This Urban Planner Rode Her Bike to Metro Manila’s 17 Cities in 15 Days. Here’s What She Learned About Solving Pain Points
Julia Nebrija let the cities reveal themselves and learned to appreciate the imperfections
PHOTO CREDIT: Getty Images
The start-up communities, mostly found in the metro, are all about identifying pain points, solving problems, and looking for that next big idea that can disrupt and change the world.
Urban planner Julia Nebrija kept on thinking about the problems people faced in the city, particularly in Metro Manila where she resides.
“It was amazing that a friend of mine, said, why don’t you get off of your computer, go out, and do something real,” Nebrija shares in her TEDxLegaspiVillageWomen talk, the first-ever TEDxWomen event in the Philippines which happened in November.
With that, she decided to do an urban design process wherein the urban planner would go on an unplanned journey to an urban landscape as a mere observer.
She threw a few things in her backpack, took her bike, and began her journey.
She found herself on the side of train tracks, in a pop-up cockpit. She slept in motels with her bike. She slept in the homes of people she barely knew and discovered what they loved about where they lived. She got to eat at places just outside of prison. She loitered around neighborhood parks and saw churches she never knew existed in Metro Manila. In fifteen days, she completed all seventeen cities.
Here are some lessons about solving problems that she learned along the way:
1. Find the right pace
In the cities, Nebrija started to see patterns she hasn’t noticed before. The carinderia (eatery) is not just a place to eat, but it is also what lights up the dark corner of the street. The basketball courts found in almost every community are not only for sports, but they are also where people celebrate birthdays and graduation parties.
“So the way the city moves, if you take that speed of the bicycle, you really notice a lot more of who’s using the city,” she says.
Solving problems is about immersing oneself with the people who experience the pain points. Better not speed up, and instead just go with the pace. The first step to solving problems is understanding them on a deep, personal level.
2. Embrace reality
“In the end, I think, I also valued the city in a new way, it taught me to see all these special attributes in Metro Manila that we haven’t really considered,” she says, as some tend to find the imperfections of cities without appreciating the underlying beauty in the crevices. “I left that trip with an immense appreciation that I didn’t have before and even if it was not perfect, we only have one Metro Manila.”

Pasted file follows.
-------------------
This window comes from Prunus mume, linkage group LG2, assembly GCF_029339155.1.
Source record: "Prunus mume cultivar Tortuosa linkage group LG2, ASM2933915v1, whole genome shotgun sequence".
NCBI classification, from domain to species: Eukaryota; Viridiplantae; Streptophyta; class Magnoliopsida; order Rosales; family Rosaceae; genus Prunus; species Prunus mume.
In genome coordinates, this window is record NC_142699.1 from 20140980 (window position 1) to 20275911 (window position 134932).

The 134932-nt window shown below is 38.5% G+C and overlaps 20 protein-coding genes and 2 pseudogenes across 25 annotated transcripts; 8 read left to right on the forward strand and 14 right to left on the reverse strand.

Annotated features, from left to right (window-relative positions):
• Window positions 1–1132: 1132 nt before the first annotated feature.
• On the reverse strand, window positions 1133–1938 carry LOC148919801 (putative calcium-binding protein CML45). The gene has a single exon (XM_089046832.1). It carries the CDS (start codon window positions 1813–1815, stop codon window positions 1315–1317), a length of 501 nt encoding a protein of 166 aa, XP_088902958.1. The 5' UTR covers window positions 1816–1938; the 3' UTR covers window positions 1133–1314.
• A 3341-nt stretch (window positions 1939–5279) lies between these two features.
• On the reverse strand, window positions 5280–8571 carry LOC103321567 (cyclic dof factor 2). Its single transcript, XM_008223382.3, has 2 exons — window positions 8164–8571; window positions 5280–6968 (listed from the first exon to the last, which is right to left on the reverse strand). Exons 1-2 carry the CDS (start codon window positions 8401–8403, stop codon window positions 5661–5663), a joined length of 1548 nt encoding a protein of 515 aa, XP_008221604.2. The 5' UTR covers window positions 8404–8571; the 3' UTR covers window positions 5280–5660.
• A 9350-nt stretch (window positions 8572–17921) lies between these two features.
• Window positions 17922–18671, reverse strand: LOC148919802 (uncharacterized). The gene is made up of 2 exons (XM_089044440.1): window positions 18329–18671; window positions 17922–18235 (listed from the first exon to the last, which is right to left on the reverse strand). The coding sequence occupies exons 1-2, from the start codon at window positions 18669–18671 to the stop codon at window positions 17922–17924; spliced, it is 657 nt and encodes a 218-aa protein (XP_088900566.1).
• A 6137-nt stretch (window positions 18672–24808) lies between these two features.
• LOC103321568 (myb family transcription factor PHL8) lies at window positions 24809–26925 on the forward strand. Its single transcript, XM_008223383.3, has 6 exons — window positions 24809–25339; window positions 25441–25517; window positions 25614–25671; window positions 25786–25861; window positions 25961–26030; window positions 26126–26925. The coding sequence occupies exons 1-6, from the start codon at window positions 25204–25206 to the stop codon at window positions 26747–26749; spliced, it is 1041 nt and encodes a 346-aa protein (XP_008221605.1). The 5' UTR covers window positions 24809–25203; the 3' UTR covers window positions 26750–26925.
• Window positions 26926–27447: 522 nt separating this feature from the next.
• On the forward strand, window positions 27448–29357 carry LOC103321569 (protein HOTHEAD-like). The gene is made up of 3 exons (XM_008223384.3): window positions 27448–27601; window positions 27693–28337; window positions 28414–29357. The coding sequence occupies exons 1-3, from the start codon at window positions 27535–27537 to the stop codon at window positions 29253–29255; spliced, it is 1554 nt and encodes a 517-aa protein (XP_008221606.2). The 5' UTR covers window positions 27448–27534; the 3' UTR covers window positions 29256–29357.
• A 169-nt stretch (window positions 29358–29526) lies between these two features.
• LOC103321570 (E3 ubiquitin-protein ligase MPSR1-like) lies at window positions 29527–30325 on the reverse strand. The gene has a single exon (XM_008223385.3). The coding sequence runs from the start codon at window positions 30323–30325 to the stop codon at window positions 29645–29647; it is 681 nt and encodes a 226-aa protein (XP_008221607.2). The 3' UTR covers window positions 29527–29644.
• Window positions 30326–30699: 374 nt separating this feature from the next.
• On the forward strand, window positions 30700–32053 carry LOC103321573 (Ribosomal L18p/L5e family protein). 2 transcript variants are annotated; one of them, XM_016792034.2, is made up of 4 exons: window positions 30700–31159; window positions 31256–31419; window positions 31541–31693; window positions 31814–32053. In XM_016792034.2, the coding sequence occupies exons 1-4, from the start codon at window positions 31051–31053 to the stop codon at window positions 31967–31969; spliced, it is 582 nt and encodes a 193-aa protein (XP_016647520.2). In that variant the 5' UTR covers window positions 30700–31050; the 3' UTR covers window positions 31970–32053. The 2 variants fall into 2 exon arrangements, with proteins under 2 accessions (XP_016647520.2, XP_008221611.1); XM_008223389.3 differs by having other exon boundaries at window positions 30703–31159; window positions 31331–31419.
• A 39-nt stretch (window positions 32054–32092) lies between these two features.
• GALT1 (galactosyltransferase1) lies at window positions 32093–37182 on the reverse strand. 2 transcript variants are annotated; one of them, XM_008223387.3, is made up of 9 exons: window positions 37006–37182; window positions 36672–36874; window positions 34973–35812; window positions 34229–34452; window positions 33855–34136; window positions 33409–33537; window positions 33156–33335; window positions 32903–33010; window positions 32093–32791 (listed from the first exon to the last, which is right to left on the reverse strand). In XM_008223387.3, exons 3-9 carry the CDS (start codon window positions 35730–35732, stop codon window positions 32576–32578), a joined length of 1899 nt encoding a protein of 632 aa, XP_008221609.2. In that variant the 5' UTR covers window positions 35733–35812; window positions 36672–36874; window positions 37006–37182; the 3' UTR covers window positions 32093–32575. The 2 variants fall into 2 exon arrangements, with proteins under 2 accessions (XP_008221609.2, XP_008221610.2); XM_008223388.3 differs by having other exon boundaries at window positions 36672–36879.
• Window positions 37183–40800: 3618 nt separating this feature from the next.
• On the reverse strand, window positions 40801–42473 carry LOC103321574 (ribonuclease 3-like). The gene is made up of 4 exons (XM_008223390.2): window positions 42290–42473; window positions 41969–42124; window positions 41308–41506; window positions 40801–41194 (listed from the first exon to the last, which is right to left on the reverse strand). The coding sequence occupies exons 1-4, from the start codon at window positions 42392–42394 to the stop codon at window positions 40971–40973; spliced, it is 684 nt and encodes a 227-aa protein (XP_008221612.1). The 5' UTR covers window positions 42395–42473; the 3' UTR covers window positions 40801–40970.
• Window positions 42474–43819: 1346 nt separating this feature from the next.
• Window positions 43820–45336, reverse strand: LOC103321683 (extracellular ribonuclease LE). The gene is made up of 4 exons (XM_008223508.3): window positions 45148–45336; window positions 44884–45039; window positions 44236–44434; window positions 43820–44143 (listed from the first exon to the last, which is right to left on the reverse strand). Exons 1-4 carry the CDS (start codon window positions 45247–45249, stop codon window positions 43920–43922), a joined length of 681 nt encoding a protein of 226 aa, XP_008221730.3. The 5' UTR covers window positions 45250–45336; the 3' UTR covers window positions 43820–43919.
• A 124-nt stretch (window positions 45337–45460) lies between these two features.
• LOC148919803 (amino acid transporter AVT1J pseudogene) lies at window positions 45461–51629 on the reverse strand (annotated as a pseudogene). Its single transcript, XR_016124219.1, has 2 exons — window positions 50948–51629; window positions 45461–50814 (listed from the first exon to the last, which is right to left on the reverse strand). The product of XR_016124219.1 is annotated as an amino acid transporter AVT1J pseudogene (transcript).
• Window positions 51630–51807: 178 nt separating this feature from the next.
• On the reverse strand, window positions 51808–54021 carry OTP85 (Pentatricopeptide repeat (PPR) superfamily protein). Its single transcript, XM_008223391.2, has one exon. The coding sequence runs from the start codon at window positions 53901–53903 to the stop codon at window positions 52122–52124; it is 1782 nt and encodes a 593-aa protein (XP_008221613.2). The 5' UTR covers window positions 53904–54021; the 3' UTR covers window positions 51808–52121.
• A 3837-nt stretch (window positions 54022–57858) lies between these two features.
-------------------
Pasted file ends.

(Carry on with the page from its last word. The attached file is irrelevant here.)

No matter the industry, one cannot solve a problem without accepting and being grounded in reality.
“It’s important that we know what’s special about our cities. Because the way we see our cities influences the kind of city we want to build for the future,” she says. “And if we have that low self-esteem about where we live, we tend to look at it as to what we want to fix as opposed to looking at it as a series of opportunities — how are we going to maximize it, the potential of where we live.”
3. Share experiences, collaborate
Nebrija encourages others to build bridges between people and places. She usually takes people for a walk, sharing what she loves about the city she lives in. She has done inclusive mobility networking where there are mapping exercises with different groups of people to learn about their experiences in various transport or mobility issues.
She says, “We can’t do anything on our own, our city is probably our biggest form of collaboration — lots of ideas, perspectives, thoughts, desires, wishes — and the more collaboration you build, the better outcome that we are going to have.”
Through participation, people can develop a sense of optimism that they can solve the collective pain points in their communities
BY Amanda Pressner Kreuser